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Three WNY Exhibits Celebrate Haudenosaunee Art, Culture and History | Local News

The Buffalo Maritime Center uses the construction of a replica Seneca Chief riverboat to tell the untold story of the impact of this historic event on the Indigenous peoples of the region.

“The Haudenosaunee and the Erie Canal,” which opened earlier this month at the Longshed at Canalside, is one of three exhibits this month celebrating the history and culture of the Haudenosaunee Confederacy (pronounced ho-DEE- no-sho-nee).

“Haudenosaunee Resurgence: Marie Watt, Calling Back, Calling Forward” opened Friday at the Buffalo History Museum, and “O’nigoei:yo:h Thinking in Indian” opened the day before at UB Art Galleries, which includes the Center for the Arts and Anderson Gallery.

“I hope people come away with a sense of the complexity of our communities and our significance in history,” said Joe Stahlman, a Seneca and director of the Seneca-Iroquois National Museum in Salamanca. “Buffalo didn’t really celebrate Haudenosaunee culture. It’s not front and center; you don’t see it as pride celebrations or ethnic celebrations.

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“Although Buffalo didn’t really pay attention to it, we did our own thing,” he said. “We continued to bloom.”

It’s a story Brian Trzeciak, general manager of the Buffalo Maritime Center, was eager to tell.

“Chief Seneca gives us the opportunity to tell a story that really hasn’t been told,” Trzeciak said. “I think if we want to have an authentic account of the real story that happened, we need to tell the whole story as much as possible.”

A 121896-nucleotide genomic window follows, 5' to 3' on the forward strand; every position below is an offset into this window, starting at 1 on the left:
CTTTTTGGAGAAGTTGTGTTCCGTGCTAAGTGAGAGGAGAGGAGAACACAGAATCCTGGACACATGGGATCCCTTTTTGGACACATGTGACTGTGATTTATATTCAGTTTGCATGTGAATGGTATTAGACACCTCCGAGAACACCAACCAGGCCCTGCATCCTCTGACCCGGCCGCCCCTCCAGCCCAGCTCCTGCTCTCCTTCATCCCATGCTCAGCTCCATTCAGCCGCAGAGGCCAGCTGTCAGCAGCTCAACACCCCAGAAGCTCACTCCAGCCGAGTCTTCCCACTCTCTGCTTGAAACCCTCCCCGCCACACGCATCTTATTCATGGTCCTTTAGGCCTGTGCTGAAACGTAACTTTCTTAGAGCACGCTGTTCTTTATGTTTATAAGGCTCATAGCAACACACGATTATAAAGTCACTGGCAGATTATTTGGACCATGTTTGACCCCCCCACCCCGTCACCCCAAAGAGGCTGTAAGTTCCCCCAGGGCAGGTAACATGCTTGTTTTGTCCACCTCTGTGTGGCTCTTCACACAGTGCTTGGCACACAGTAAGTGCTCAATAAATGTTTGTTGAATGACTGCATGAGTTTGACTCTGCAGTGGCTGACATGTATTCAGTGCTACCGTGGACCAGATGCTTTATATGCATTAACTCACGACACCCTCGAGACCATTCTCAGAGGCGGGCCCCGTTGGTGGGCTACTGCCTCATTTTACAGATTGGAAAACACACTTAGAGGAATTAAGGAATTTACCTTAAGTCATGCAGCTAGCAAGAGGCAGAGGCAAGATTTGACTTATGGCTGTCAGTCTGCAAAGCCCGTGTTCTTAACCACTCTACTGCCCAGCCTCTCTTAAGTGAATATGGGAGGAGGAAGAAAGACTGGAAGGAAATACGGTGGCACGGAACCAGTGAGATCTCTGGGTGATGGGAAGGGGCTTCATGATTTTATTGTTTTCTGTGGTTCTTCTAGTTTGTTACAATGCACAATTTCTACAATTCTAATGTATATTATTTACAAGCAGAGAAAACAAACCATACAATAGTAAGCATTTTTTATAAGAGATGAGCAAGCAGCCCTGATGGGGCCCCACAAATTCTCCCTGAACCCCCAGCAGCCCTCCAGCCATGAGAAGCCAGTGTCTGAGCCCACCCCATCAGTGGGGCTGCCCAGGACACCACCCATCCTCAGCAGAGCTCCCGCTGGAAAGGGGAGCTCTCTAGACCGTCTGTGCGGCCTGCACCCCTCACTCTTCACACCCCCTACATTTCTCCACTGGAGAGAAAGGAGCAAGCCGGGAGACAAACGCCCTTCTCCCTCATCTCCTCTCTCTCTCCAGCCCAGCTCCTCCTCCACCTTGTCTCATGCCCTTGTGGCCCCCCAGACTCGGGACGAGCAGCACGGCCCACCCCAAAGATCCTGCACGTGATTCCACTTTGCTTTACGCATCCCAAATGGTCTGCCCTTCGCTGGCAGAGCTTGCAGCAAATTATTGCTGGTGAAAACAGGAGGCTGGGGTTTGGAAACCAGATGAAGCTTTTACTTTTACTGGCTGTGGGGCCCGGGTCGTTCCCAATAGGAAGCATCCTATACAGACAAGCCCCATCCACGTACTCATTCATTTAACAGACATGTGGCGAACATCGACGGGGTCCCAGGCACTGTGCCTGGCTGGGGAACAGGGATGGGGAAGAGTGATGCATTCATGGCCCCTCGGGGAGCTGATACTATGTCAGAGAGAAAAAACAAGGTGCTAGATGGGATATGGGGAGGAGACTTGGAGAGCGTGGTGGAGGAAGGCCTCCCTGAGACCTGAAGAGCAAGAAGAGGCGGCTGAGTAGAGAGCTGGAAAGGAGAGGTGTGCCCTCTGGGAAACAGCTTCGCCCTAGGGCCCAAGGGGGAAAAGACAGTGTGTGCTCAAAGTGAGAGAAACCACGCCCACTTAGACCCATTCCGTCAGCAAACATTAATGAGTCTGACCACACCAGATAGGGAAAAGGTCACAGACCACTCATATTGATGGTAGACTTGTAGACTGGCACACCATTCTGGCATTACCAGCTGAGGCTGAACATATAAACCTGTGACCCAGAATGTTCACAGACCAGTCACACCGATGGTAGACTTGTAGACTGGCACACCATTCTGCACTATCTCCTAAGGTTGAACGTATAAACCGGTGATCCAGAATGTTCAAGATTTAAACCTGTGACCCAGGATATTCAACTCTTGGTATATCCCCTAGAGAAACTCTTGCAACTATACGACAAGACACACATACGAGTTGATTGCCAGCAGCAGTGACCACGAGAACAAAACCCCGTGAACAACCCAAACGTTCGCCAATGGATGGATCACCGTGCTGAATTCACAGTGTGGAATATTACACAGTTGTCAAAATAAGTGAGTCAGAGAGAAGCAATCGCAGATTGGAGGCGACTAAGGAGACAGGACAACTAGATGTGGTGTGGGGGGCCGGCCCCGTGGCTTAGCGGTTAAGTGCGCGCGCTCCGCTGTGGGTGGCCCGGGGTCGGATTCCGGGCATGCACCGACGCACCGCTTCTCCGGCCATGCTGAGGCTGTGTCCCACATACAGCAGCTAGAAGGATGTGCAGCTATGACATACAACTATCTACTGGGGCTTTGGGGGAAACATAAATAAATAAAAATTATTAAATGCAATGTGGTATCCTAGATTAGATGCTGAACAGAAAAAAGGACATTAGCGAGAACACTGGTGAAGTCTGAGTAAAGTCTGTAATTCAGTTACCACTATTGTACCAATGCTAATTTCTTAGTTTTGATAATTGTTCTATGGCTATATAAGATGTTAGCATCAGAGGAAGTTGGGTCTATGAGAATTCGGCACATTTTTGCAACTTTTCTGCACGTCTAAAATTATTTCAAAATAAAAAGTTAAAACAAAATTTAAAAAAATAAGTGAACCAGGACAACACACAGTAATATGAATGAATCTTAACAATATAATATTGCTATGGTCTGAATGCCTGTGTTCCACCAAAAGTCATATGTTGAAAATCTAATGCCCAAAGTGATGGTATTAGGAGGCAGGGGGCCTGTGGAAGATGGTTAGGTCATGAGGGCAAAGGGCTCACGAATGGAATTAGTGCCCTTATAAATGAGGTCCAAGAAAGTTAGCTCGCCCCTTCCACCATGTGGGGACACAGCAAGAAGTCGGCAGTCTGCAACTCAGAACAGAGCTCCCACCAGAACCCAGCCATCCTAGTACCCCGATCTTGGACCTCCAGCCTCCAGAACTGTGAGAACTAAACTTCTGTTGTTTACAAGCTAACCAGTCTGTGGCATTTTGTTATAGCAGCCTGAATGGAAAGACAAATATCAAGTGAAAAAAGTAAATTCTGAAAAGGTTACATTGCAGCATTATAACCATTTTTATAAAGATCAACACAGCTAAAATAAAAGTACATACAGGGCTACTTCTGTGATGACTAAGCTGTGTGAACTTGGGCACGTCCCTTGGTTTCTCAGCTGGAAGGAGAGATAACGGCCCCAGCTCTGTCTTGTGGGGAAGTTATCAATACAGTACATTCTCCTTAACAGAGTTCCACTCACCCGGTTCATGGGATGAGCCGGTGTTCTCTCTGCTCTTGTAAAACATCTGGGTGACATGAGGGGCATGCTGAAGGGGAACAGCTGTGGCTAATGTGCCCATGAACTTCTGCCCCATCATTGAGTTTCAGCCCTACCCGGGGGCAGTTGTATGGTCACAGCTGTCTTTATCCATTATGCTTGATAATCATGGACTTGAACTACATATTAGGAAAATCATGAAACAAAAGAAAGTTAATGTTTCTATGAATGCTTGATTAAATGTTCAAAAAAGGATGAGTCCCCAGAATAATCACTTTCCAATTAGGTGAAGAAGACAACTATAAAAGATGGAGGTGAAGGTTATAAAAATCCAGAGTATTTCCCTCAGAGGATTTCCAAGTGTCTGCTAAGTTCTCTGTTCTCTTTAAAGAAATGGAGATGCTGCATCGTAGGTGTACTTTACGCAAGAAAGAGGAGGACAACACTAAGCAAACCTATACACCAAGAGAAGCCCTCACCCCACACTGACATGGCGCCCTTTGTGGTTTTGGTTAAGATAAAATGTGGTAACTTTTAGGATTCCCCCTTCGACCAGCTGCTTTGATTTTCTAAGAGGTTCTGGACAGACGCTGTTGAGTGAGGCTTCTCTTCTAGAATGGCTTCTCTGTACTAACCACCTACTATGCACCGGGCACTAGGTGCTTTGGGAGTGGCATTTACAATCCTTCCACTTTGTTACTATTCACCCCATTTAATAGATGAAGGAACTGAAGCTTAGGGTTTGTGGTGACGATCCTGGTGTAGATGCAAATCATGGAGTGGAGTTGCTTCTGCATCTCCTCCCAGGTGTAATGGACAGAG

Buffalo Maritime Center Executive Director Brian Trzeciak, checking out a touch screen on the Haudenosaunee, helped present an exhibit at the Longshed at Canalside about the region’s Indigenous peoples and the impact that the opening of the Erie Canal had on them.

Mark Mulville/Buffalo News

The Maritime Center is building a replica ocean liner for the Erie Canal Bicentennial Celebration in three years, commemorating Governor DeWitt Clinton’s ceremonial voyage from Buffalo to New York to open the Erie Canal in October 1825.

Text panels and videos located in the mezzanine of the Longshed highlight the history of the native peoples of western New York from 1776. Battles with American troops, fraudulent treaties and displacements are told, as well as the displacements that occurred during and after the construction of the canal.

The panels, written by Stahlman, include a quote from Clinton describing Indigenous peoples as “barbarians and wild beasts,” before the governor softened that view in later years.

Clinton “crafted a narrative of New York’s own manifest destiny in which the Haudenosaunee were seen as the inevitable tragic loss in the march of ‘progress,'” one of the panels read. “The name Chief Seneca probably corresponded to this attitude and serves as a stinging honor to those dismissed.”

“There’s been a lot of really great things that have happened with the Erie Canal, and obviously Buffalo is here because of that, and we should be increasing that, but we should also recognize the cost,” Trzeciak said.

The exhibit also celebrates Haudenosaunee pride and resilience.

“This is not a story of Haudenosaunee victimization and annihilation,” Trzeciak said. “It’s a story that despite all the obstacles along the way and all the broken promises, they persisted and stayed here.”

An art exhibit — by a Portland, Oregon-based artist with family ties to the Cattaraugus Reservation — is a departure for the Buffalo History Museum.